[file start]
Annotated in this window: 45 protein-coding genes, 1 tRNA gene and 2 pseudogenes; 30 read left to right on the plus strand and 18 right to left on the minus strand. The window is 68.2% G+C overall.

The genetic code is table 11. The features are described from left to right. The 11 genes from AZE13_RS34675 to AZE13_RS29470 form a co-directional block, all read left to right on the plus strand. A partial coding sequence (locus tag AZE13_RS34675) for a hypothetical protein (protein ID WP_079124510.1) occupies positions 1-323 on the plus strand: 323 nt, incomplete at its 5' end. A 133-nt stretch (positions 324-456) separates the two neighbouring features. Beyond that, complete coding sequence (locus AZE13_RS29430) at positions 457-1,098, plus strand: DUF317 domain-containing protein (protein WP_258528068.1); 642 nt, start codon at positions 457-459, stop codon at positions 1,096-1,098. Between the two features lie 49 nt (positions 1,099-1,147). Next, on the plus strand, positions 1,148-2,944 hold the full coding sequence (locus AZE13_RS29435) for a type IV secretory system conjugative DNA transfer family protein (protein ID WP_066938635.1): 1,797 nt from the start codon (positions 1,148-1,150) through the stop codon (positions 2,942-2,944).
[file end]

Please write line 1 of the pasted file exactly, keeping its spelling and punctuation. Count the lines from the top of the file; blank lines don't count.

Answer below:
Annotated in this window: 45 protein-coding genes, 1 tRNA gene and 2 pseudogenes; 30 read left to right on the plus strand and 18 right to left on the minus strand. The window is 68.2% G+C overall.